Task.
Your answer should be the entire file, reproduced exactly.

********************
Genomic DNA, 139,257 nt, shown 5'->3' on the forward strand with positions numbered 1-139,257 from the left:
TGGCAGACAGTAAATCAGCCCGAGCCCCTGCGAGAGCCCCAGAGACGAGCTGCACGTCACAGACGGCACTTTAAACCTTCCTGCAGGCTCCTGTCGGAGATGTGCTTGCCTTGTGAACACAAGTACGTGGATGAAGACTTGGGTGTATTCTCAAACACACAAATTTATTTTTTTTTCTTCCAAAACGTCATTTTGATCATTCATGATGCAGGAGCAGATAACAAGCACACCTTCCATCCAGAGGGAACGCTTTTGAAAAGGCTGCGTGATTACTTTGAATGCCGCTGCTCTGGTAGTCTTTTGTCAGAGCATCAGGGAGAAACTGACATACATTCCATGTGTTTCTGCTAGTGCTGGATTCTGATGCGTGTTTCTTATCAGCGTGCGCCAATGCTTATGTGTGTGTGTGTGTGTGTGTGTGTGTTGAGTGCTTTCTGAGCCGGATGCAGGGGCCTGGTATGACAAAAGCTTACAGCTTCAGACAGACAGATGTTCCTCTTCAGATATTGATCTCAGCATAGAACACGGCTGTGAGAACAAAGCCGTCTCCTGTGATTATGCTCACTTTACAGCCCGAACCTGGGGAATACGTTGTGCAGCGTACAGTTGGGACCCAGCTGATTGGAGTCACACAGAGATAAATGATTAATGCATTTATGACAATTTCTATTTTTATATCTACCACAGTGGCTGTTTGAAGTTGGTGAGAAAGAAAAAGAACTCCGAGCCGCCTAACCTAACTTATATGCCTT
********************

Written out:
Genomic DNA, 139,257 nt, shown 5'->3' on the forward strand with positions numbered 1-139,257 from the left:
TGGCAGACAGTAAATCAGCCCGAGCCCCTGCGAGAGCCCCAGAGACGAGCTGCACGTCACAGACGGCACTTTAAACCTTCCTGCAGGCTCCTGTCGGAGATGTGCTTGCCTTGTGAACACAAGTACGTGGATGAAGACTTGGGTGTATTCTCAAACACACAAATTTATTTTTTTTTCTTCCAAAACGTCATTTTGATCATTCATGATGCAGGAGCAGATAACAAGCACACCTTCCATCCAGAGGGAACGCTTTTGAAAAGGCTGCGTGATTACTTTGAATGCCGCTGCTCTGGTAGTCTTTTGTCAGAGCATCAGGGAGAAACTGACATACATTCCATGTGTTTCTGCTAGTGCTGGATTCTGATGCGTGTTTCTTATCAGCGTGCGCCAATGCTTATGTGTGTGTGTGTGTGTGTGTGTGTGTTGAGTGCTTTCTGAGCCGGATGCAGGGGCCTGGTATGACAAAAGCTTACAGCTTCAGACAGACAGATGTTCCTCTTCAGATATTGATCTCAGCATAGAACACGGCTGTGAGAACAAAGCCGTCTCCTGTGATTATGCTCACTTTACAGCCCGAACCTGGGGAATACGTTGTGCAGCGTACAGTTGGGACCCAGCTGATTGGAGTCACACAGAGATAAATGATTAATGCATTTATGACAATTTCTATTTTTATATCTACCACAGTGGCTGTTTGAAGTTGGTGAGAAAGAAAAAGAACTCCGAGCCGCCTAACCTAACTTATATGCCTT